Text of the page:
In fiction, one common and generic way to refer to well-drawn, realistic characters is to call them “round.” As in:

…characters as described by the course of their development in a work of literature. Flat characters are two-dimensional in that they are relatively uncomplicated and do not change throughout the course of a work. By contrast, round characters are complex and undergo development, sometimes sufficiently to surprise the reader.

2009. Encyclopædia Britannica Online.

So they happen to be more fully developed, these “round” characters. But what does that mean, exactly? Does it mean that, from whichever direction you look at them, they appear to be the same? Does it mean they exhibit similar qualities across the spectrum of their actions and reactions toward the world? Do they long for things they cannot have? Do they finally obtain the object of their desire, only to learn said object is nothing at all like they expected it to be? Are there characters in fiction who are rounder than some of the actual human beings you and I interact with every day?

Or what if, by way of blogs and Twitter and other social media means, you could actually communicate with a fictional character? Like from a novel you’re reading? Even if it’s the author pretending to be said fictional character, how is it any different to you? Anyone you’ve met online but never in person could be faking their identity, and you still enjoy a friendship with them, right? So if a character’s email or blog address appeared in a novel, would you write to him? Would you follow her on Twitter? Would that make them any more round?

As a reader you know a well-drawn character when you see one. It’s obvious because you forget you’re reading a novel. You may begin to feel like you know that character, and in a really well-written story you might even wonder what character is doing long after the novel is over. But as a writer, seeing the difference between round characters and flat is not so easy. You as the novelist know exactly how the character thinks and feels and will react to certain situations, but how can you be sure you’ve conveyed that on the page?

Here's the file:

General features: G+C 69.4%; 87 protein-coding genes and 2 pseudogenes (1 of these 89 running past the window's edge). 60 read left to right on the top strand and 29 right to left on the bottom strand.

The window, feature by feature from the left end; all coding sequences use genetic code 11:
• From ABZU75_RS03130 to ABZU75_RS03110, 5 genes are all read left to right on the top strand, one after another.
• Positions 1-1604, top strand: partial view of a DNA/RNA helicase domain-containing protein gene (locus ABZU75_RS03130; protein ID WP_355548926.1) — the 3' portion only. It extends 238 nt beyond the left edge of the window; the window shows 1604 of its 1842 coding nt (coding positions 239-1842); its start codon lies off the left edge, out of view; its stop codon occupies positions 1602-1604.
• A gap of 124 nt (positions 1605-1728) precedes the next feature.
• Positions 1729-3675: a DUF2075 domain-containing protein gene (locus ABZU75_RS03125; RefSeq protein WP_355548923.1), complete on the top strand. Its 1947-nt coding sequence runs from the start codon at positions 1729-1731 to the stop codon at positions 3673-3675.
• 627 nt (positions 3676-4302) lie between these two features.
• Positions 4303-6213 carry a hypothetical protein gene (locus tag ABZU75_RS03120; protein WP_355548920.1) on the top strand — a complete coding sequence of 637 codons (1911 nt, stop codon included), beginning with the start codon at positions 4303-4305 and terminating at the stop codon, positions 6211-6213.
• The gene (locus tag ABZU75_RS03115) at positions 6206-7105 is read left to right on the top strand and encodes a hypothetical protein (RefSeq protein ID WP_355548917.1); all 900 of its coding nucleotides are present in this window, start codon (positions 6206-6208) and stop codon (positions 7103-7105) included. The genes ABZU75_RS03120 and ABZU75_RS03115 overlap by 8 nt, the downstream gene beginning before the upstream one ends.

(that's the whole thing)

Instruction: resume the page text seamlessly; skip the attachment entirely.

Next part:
I’ve published two novels that could be described as “high concept.” Each story places one or more characters into a fairly unbelievable situation (derived from technology), pushes their lives out of balance, and the rest of the story is driven by their desire to put things right again. And of course I tried hard to infuse life into my primary characters, make them real and believable–round, if you will–but as an author this is the area I would most like to improve.

The way to do so, or so I have always thought, is to study the works of fiction I enjoy the most and figure out how they work. Most or all of my favorite novels and films are driven by the people within them, not the concepts themselves. And further, the characters are defined by the relationships they begin and end and struggle with and become consumed by…love and hate and lust and longing, soaring happiness and dark despair. If I love these stories so much, why not figure out how to emulate them?

But more and more I’ve come to realize that perhaps the place to look is not outward but inward.

I wrote a similar blog on this site a year ago, and hopefully I’ve learned something since then. I wrote about emotions being a liability in life, that using logic was by far the best way to make decisions and pick the best course of action in any situation. And in many cases it is. But as much as I’m fascinated by high concepts, by the vast, empty universe, by science and technology and the accumulation of knowledge, what fuels our lives every day? What is the source of our daily drama? Is it supernovae? Nanotechnology? The nebulous, jiggling nature of quarks and leptons?

No. Not for most of us, anyway.

You might have a passion for golf or writing or making films or watching them. You might have a passion for running the Large Hadron Collider in Europe. There are many ways we enrich our lives beyond just the relationships we have. But even so, sharing those experiences with someone else enriches us even further.

And if you’re a fiction writer, and you’re struggling to draw “round” characters, maybe it’s because you yourself could stand to round things out a bit.

Right ’round like a record, baby.

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RICHARD COX is the author of The Boys of Summer, Thomas World, The God Particle, and Rift. He can be reached on Facebook or at his personal web site, www.richardcox.net.

One response to “You spin me right round 
(like a record baby)”

  1. […] RICHARD COX: author of the novels Rift and The God Particle and of characters who are round. […]

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